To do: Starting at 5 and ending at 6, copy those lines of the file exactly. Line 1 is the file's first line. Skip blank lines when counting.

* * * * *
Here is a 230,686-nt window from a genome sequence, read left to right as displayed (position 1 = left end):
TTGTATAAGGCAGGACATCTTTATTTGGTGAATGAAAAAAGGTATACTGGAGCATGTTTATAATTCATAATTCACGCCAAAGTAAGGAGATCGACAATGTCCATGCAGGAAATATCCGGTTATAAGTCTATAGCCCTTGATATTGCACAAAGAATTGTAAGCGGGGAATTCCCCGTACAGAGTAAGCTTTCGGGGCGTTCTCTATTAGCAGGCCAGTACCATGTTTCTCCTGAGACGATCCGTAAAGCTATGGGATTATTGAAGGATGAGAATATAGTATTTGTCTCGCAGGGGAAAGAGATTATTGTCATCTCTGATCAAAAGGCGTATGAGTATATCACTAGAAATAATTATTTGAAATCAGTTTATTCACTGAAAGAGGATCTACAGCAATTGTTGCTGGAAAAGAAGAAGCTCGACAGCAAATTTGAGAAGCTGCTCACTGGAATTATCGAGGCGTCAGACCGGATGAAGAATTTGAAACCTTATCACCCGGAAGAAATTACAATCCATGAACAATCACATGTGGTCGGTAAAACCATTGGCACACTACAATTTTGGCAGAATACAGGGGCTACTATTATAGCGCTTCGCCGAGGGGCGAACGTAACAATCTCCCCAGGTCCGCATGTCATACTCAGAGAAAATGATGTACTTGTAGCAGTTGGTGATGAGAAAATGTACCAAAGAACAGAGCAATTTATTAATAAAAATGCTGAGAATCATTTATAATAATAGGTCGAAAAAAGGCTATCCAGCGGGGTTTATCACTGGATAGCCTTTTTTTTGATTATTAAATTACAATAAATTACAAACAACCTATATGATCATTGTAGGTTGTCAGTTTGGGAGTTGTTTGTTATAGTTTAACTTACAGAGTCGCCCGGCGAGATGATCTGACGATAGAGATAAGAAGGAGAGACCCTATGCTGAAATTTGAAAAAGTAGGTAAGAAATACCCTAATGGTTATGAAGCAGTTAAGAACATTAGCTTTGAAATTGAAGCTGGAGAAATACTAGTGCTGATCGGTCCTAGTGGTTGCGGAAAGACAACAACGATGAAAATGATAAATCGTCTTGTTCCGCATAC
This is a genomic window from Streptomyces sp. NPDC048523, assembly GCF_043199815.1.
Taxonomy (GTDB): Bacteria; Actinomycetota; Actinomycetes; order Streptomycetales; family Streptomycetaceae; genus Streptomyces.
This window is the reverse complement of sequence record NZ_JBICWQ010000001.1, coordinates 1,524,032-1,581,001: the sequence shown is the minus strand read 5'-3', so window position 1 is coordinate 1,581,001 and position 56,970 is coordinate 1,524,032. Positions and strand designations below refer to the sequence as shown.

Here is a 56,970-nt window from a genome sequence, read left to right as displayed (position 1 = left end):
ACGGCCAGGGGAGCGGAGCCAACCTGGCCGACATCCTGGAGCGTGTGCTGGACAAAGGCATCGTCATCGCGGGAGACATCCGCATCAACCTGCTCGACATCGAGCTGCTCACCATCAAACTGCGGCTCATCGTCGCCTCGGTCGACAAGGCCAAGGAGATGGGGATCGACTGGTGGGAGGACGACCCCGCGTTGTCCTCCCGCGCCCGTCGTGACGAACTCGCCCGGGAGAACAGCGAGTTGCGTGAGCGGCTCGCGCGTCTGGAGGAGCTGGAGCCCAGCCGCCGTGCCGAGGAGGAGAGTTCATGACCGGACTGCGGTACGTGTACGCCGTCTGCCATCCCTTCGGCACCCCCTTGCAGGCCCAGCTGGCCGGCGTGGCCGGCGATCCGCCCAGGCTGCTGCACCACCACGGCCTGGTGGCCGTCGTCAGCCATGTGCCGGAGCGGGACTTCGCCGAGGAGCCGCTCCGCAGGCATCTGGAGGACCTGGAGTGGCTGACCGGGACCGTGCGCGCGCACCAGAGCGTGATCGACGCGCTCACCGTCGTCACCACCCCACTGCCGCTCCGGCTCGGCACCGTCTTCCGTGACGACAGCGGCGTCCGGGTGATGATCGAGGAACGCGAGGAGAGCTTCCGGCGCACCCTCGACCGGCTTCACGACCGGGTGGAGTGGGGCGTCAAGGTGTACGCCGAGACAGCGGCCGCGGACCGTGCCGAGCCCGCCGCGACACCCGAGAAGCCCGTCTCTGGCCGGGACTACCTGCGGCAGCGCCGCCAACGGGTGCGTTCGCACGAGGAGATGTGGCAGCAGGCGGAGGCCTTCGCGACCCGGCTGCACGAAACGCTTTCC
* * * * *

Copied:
This window is the reverse complement of sequence record NZ_JBICWQ010000001.1, coordinates 1,524,032-1,581,001: the sequence shown is the minus strand read 5'-3', so window position 1 is coordinate 1,581,001 and position 56,970 is coordinate 1,524,032. Positions and strand designations below refer to the sequence as shown.

Here is a 56,970-nt window from a genome sequence, read left to right as displayed (position 1 = left end):